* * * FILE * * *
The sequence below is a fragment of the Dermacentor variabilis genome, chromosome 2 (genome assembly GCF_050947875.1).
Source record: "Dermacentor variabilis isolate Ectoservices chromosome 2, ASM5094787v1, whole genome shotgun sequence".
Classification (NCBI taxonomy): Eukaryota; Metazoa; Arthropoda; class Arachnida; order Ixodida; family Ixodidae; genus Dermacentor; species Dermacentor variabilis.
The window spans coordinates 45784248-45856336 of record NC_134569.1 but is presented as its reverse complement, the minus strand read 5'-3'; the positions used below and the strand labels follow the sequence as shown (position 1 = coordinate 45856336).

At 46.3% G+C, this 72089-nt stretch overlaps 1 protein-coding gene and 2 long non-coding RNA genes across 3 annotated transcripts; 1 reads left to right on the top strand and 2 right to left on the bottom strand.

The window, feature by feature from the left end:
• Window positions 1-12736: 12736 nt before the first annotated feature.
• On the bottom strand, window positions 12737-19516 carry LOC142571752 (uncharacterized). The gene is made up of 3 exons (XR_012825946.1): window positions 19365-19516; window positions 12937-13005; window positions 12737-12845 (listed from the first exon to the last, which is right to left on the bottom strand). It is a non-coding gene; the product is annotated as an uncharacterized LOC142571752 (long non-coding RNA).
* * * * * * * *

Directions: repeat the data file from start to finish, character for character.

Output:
The sequence below is a fragment of the Dermacentor variabilis genome, chromosome 2 (genome assembly GCF_050947875.1).
Source record: "Dermacentor variabilis isolate Ectoservices chromosome 2, ASM5094787v1, whole genome shotgun sequence".
Classification (NCBI taxonomy): Eukaryota; Metazoa; Arthropoda; class Arachnida; order Ixodida; family Ixodidae; genus Dermacentor; species Dermacentor variabilis.
The window spans coordinates 45784248-45856336 of record NC_134569.1 but is presented as its reverse complement, the minus strand read 5'-3'; the positions used below and the strand labels follow the sequence as shown (position 1 = coordinate 45856336).

At 46.3% G+C, this 72089-nt stretch overlaps 1 protein-coding gene and 2 long non-coding RNA genes across 3 annotated transcripts; 1 reads left to right on the top strand and 2 right to left on the bottom strand.

The window, feature by feature from the left end:
• Window positions 1-12736: 12736 nt before the first annotated feature.
• On the bottom strand, window positions 12737-19516 carry LOC142571752 (uncharacterized). The gene is made up of 3 exons (XR_012825946.1): window positions 19365-19516; window positions 12937-13005; window positions 12737-12845 (listed from the first exon to the last, which is right to left on the bottom strand). It is a non-coding gene; the product is annotated as an uncharacterized LOC142571752 (long non-coding RNA).